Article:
(No.6, Vol.4,Jul-Aug 2014 Vietnam Heritage Magazine)

Vo Thi Sau being led to her execution. Picture in the Con Dao Museum.
Photo: Pip de Rouvray

Anyone who has been in Vietnam for more than a few days should be familiar with the name Vo Thi Sau. Every town, small or large, will have one of its main streets named after her. Many schools also bear her name in order to provide inspiration to generations of children. She died in January 1952, aged only nineteen, executed by the French as a political prisoner. This happened on remote Con Son Island. On my recent visit to the Con Dao islands, I went to pay my respects and learn as much as I could about the girl whose heroine status is revered in Vietnamese minds. Although she left no offspring, she is worshipped by many as an ancestral spirit.
The basic biographical details are that, at the age of fourteen, Vo Thi Sau threw a grenade at French military in the market of her home town of Dat Do in Ba Ria Vung Tau Province, killing a captain and injuring twelve others. Later, at sixteen, she unsuccessfully tried to assassinate a Vietnamese canton chief responsible for many executions, was arrested and incarcerated for three years before being transported to Con Dao.
I visited four places associated with the young heroine. First port of call was her memorial hall, just a short walk along the promenade from our beachfront hotel. The building is traditional; red-tiled and yellow-walled. It stands in a beautiful garden and in front of it is a silver-coloured statue of the eternally young lady, standing defiant. Inside, at the altar, my wife Mai paid her respects, bowing and burning incense sticks. To the side of the shrine, there are two pictures etched in bronze. One is of her ‘action directe’ in the market place and the other of her capture. Proof of her sainthood had already been given to us. The night before we had been watching a World Cup game. My wife’s team (The Netherlands) looked set to lose by one to nil. She invoked Vo Thi Sau. Would you believe it? She responded with two late goals for a Dutch victory.
Next, we crossed the road to the new museum, which has a display telling the story of Vo Thi Sau. There are paintings, photos and a revolutionary bust. My daughter pointed out a song and a poem about her written by fellow prisoners. ‘We learn these at school’, she said. Explanations are given in Vietnamese and good English. Both the museum and the next place are free of charge. It is clear the Vietnamese want as many people as possible to know about her and other martyrs.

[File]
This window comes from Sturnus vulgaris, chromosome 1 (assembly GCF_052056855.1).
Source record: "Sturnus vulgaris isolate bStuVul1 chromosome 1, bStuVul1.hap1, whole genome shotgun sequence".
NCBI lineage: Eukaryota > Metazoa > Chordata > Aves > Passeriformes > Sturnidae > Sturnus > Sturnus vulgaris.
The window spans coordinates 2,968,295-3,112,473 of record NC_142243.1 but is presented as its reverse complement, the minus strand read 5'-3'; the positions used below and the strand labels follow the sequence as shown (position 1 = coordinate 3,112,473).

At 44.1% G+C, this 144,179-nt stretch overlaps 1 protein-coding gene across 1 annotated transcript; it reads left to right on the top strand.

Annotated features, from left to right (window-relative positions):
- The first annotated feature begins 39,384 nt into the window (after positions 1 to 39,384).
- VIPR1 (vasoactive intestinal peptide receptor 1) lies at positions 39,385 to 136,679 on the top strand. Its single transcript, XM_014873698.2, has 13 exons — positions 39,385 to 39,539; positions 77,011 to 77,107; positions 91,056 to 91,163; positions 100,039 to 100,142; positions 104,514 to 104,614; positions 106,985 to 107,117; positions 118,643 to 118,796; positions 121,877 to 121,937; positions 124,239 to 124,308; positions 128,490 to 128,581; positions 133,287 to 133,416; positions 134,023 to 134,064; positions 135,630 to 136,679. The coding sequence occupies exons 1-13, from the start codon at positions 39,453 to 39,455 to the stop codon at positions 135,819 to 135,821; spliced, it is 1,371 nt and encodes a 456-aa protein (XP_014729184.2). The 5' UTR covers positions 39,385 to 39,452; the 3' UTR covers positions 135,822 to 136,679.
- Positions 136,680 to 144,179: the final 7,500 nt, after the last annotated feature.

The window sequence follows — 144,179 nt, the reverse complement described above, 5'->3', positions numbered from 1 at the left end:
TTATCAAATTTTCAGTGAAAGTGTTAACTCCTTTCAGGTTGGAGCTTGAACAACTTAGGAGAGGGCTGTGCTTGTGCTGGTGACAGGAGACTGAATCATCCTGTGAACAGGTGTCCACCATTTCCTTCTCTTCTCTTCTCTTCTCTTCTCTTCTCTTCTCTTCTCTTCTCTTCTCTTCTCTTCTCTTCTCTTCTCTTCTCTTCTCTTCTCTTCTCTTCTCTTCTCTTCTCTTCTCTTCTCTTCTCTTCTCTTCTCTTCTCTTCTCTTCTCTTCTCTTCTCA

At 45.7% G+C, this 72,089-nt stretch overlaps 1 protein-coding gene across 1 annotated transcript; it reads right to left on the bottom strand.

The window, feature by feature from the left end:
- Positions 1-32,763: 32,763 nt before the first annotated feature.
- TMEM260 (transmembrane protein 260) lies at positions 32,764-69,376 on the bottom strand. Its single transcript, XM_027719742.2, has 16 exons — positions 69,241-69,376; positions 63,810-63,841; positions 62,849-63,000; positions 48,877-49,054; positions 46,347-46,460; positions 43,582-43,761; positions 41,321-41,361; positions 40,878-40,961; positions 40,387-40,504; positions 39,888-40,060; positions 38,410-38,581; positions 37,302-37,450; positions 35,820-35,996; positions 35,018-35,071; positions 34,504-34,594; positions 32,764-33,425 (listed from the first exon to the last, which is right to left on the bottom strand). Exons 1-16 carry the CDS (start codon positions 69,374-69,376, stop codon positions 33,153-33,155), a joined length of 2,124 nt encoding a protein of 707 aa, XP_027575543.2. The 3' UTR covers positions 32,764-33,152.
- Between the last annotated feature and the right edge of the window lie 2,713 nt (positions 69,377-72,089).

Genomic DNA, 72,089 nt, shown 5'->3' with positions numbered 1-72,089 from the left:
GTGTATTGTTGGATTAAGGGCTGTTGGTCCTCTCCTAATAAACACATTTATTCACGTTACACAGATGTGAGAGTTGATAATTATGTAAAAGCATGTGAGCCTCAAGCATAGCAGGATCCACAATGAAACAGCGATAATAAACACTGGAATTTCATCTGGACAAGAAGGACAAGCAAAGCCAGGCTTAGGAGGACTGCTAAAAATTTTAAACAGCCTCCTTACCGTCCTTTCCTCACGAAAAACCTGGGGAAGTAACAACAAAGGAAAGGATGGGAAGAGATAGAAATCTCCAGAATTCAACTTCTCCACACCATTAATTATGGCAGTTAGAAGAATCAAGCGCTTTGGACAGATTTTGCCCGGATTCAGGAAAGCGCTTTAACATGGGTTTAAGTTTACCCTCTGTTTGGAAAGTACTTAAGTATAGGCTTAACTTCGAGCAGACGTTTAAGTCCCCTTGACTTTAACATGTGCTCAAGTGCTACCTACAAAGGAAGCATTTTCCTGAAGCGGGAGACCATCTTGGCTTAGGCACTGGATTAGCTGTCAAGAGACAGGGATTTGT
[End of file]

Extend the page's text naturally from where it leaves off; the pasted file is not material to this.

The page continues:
Many would pass by unaware of the third place associated with the maiden. There is a clear sign in Vietnamese to indicate that a traditional one-storey house on Le Duan Street, just behind the Saigon Con Dao Resort, holds a display of her memorabilia. I was moved by pictures of her Mum and Dad. Having a fourteen-year-old daughter myself, I really felt for them. I do not know how far she acted on her own, but to get hold of a grenade, there must have been adult involvement. As well as a great patriotic heroine, it would be good to remember the girl for having been a victim of a violation of the International Rights of the Child. No cause, however noble, deserves the sacrifice of a child and the moral issue of what circumstances-if any-merit the taking of human life is difficult enough, even for an adult. The most distressing exhibit of all I found was the paper in French including her name among those listed executed in the month of January, 1952. This building was the old police station to which she was taken to spend her last night alive.
Lastly, one should not miss a visit to her grave. Originally, it was a rough tablet made by fellow prisoners. I was surprised they were allowed to do this, as the remains of many of the thousands murdered by he French were just dumped in the woods by the beach nearby. There is a sign to commemorate this. She is buried in the Hang Duong (Poplar Tree) cemetery on the outskirts of town. She has fittingly been re-interred in a fine marble tomb. You can not miss it, as many pilgrims gravitate to it and there is permanent mist of incense smoke above it. If you come at night, you may see a young Frenchman beside it. No, it is not the phantom of The French Governor come to beg forgiveness, but M. Edouard Grosmangin, General Manager of the Six Senses who often brings guests along with him here for night-time vigils.
Four places, then, which you must put on your Con Dao itinerary. You will learn a lot from these little visits and you will be moved by the heroic tragic story of a young girl who gave all for her country, holding her head high right to her untimely end.

By Pip de Rouvray